Portrait of an Artist
Featuring over 85 oil paintings, drawings and prints, the Laing Art Gallery in Newcastle presents a major survey of 20th century British portraiture, offering audiences an opportunity to step into the inner world of the artist by shedding light on their personal lives and creative processes.
11 September 2021 – 26 February 2022
Portrait of an Artist will exhibit work by Sir William Orpen, Ralph Hedley, Hilda Carline, Evelyn Dunbar, Winifred Knights, William Roberts, and Gilbert Spencer, as well as a host of other modern British artists. It will include self-portraiture, artists as depicted by fellow artists, their models and muses, and views of the artist’s home and working spaces.
“Following the successful collaboration on an earlier 2021 show, WOW: Women Only Works on Paper, the Laing is delighted to present Portrait of an Artist in association again with renowned exhibition organisers, publishers and fine art dealers, Liss Llewellyn. Liss Llewellyn have spent over thirty years working directly with artists’ studios, gaining rare access to works that have hardly been seen since the day they were created”, says Julie Milne, Chief Curator of Art Galleries at Tyne & Wear Archives & Museums.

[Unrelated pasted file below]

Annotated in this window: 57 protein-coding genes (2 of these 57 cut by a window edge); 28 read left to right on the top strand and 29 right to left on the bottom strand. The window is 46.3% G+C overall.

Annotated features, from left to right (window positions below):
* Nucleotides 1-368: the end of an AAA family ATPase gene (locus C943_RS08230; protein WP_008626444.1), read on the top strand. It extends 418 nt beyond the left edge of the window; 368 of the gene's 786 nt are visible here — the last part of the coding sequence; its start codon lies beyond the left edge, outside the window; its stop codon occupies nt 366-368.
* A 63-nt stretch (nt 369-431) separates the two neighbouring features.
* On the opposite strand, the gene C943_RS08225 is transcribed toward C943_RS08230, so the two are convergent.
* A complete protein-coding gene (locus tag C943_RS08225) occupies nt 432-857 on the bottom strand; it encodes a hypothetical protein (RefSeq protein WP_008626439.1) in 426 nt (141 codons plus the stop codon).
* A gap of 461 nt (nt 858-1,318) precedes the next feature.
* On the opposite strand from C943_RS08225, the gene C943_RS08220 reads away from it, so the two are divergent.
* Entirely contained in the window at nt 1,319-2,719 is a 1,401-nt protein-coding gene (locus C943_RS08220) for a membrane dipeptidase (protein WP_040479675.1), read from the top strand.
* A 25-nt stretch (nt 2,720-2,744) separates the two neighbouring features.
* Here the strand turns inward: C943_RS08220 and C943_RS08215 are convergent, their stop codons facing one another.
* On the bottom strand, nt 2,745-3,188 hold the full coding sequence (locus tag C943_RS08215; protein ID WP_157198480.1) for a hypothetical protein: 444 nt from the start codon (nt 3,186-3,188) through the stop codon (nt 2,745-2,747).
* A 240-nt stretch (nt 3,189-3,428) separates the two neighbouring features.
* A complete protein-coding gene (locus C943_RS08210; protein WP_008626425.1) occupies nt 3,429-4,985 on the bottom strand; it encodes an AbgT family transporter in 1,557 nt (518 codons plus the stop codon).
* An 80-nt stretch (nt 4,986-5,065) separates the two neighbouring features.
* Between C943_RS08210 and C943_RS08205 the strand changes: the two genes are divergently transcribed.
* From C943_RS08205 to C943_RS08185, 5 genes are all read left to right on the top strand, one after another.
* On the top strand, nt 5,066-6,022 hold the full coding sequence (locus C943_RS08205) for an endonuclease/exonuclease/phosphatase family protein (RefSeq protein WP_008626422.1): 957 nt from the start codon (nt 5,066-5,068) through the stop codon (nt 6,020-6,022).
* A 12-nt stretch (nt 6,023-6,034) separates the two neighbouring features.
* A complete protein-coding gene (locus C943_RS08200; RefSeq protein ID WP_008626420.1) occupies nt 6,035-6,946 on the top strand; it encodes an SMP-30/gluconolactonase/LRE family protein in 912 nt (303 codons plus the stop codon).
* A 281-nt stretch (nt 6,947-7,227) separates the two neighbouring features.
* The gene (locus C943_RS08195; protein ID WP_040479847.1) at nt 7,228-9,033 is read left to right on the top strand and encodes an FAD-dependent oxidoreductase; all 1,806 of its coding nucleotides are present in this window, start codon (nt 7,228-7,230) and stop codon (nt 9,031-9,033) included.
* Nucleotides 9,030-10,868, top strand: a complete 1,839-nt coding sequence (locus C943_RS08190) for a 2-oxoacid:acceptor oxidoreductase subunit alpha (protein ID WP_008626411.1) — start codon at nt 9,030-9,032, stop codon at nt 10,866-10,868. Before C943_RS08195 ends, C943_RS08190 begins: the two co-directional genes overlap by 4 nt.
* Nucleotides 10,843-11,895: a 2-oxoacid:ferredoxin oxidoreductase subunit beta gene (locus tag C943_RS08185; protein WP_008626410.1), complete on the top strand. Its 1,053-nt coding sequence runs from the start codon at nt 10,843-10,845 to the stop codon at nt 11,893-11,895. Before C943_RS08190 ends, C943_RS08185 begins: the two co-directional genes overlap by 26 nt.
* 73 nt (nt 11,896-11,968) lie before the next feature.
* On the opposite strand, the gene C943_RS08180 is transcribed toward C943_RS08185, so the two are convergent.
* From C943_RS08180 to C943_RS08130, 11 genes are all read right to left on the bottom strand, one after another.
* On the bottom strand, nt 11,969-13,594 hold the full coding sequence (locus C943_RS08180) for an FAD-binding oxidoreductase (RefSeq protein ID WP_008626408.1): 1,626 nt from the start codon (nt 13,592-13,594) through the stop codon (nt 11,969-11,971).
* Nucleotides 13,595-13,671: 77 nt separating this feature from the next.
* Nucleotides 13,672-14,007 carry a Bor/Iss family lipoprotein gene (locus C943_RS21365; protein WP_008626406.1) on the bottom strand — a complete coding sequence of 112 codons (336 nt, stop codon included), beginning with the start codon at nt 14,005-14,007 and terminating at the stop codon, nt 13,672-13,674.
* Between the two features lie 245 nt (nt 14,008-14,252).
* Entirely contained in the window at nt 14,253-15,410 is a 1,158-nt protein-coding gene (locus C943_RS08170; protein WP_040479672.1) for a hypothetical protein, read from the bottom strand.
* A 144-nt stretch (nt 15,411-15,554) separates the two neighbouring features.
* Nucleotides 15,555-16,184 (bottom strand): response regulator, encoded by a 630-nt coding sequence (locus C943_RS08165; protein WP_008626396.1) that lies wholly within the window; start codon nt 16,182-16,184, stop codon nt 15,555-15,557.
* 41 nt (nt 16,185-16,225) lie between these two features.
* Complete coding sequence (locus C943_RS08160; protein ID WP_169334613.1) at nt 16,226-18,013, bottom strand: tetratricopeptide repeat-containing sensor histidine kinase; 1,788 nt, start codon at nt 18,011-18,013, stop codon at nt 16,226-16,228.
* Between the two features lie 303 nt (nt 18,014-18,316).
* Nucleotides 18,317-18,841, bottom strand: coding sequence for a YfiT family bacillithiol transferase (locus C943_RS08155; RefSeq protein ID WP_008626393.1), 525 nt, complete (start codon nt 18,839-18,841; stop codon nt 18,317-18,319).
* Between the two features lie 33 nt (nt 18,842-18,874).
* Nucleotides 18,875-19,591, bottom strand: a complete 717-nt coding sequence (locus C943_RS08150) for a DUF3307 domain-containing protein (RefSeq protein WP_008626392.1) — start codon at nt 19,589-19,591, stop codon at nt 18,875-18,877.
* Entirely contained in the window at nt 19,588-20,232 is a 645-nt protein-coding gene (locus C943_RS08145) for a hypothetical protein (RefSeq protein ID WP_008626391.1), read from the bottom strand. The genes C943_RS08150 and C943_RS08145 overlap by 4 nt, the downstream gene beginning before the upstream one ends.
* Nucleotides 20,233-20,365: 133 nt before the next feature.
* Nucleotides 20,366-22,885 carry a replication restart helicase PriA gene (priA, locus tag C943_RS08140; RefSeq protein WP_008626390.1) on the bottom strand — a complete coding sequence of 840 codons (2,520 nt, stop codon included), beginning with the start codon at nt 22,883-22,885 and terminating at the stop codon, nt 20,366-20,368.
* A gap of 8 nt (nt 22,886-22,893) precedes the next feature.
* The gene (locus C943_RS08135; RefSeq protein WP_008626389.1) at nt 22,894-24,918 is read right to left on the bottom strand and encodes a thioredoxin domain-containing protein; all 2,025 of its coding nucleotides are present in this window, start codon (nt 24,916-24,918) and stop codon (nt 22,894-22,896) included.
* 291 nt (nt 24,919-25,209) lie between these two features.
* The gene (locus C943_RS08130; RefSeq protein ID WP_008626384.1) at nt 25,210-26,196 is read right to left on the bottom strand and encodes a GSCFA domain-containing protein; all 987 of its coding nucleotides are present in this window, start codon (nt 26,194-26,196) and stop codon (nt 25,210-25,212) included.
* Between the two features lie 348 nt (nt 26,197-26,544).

Following the five themes, the exhibition will explore: The Artist’s Studio, Self-Portraits, The Artist’s Entourage, Portraits of Artists by Artists, and Allegories of Creation.
“Those selected for Portrait of an Artist record the introspective self-gaze of the artist, and moments of intimacy that suggest the artist was in love with their subject – be it a future husband or wife, model or child,” says Julie Milne. “Though not always of obvious importance and sometimes modest in size, the works portray intensely emotional moments, transporting the viewer to where the artist’s personal and working environments overlap.” “Liss Llewellyn have an eye for the deceptively revealing, and the pieces selected for Portrait of an Artist all expose something intimate or personal about the artists that created them,” says exhibition curator Katie Irwin. “The exhibition is a varied account of how these artists viewed and lived in their worlds, from the direct gaze of a self-portrait to an ephemeral moment between artist and sitter.”
A stellar line-up of artworks will be displayed at Newcastle’s Laing Art Gallery, presenting pieces by over 50 artists from the late 19th century to the 1940s. Works travelling to the North East on loan will complemented by popular paintings from the Laing’s own collection, such as Sir William Orpen’s Portrait of the Artist (1908) and Self Portrait (1895) by renowned North-East artist Ralph Hedley.